Dr Douglas Little
Dr Douglas Little

A new spin for spider webs

Spider silks are remarkable natural fibres. They are lightweight and flexible, with the load-bearing capacity of high-tensile steel.

A recent revelation is that silks from certain spiders (Orb-weavers) are also high quality optical materials. Silks from these spiders resemble miniature optical fibres – the same sort used in communications – but are over 100 times as fine, with thicknesses approaching just 1/1000th the width of a human hair.

Research lead by Dr Douglas Little from the Macquarie Photonics Research Centre, Department of Physics and Astronomy, is focused on understanding how light interacts with these hyper-fine silks. A major aspect of this is the measurement of a fundamental optical property called refractive index; how much light slows down when it travels through a material.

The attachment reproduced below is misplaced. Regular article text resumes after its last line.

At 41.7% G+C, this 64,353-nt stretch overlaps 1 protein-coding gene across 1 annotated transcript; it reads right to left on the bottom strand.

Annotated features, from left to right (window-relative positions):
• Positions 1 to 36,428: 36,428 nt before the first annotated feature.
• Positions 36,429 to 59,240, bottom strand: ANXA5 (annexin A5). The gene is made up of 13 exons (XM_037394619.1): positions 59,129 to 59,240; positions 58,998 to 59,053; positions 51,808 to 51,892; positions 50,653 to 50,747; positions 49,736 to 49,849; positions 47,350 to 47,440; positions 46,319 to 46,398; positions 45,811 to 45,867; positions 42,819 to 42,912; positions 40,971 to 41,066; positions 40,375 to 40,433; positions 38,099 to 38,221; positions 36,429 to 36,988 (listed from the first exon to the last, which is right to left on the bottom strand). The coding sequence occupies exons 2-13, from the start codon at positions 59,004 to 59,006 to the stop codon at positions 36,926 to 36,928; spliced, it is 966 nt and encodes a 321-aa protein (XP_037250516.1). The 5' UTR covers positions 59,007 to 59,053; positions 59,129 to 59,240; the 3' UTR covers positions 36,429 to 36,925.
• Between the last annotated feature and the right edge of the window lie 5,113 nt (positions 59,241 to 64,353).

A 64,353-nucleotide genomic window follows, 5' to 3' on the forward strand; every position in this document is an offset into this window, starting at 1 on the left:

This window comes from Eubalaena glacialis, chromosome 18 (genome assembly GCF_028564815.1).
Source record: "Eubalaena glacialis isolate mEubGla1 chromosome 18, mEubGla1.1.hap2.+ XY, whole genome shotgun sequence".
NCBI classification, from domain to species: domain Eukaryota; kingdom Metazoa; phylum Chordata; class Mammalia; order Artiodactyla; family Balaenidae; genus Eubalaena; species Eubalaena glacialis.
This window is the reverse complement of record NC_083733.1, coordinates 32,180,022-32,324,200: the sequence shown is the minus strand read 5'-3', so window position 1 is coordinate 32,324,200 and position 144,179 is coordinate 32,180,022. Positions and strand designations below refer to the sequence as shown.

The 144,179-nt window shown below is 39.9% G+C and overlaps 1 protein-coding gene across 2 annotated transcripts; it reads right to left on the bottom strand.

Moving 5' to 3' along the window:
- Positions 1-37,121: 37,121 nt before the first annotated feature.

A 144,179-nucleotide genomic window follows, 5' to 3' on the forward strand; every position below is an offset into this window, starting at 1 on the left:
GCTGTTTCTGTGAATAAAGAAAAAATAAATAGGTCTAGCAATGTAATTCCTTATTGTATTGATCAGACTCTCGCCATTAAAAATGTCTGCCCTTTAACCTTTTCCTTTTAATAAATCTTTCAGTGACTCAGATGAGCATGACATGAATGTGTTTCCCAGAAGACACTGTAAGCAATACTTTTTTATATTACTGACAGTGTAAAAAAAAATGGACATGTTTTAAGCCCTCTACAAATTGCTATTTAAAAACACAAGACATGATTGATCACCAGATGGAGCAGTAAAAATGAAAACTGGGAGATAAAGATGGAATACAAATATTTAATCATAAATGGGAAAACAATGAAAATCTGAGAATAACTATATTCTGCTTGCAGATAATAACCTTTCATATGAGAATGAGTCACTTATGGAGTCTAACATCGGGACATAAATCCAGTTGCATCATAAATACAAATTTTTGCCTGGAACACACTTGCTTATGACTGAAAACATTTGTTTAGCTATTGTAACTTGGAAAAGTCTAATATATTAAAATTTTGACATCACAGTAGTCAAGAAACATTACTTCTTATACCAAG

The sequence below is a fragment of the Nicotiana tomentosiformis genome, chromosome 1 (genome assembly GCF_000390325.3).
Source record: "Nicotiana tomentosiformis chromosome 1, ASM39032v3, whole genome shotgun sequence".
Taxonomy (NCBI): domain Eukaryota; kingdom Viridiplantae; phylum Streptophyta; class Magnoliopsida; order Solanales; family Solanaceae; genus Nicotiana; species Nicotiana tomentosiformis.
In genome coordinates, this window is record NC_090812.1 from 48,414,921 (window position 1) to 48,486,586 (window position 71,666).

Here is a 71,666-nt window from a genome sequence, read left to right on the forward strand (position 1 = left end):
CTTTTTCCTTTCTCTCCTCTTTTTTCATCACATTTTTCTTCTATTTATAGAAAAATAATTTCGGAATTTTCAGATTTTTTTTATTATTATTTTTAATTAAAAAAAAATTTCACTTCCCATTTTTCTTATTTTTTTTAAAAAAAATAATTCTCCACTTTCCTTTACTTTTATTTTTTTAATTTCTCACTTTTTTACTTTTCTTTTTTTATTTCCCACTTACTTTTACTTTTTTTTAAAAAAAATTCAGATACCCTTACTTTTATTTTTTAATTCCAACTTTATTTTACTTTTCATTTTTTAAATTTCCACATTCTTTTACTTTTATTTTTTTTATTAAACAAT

“We have developed ways of measuring refractive index that are a 20-fold improvement on previous methods. This is significant, because we now have sufficient precision to measure how the refractive index of spider silks responds to environmental conditions such as temperature, humidity, strain or pH,” said Douglas.

“This is exciting, as it opens up the prospect of using spider silks in a diverse range of technological applications.”

Spider silks for example, could be used as mechanically-robust, miniature optical fibres to connect integrated optics and electronics; or as chemical, biological and medical sensors.

Spider silks seem especially suitable for bio-medical applications because their protein composition makes them especially compatible with biological systems.

There are also prospects to further enhance the properties of spider silks by incorporating nanoparticles into the protein structure, or through genetic modification. Importantly too, spider silks can be produced efficiently and sustainably.

“In the future, we may very well be farming optical materials from spiders and other insects, rather than producing them in factories,” said Douglas.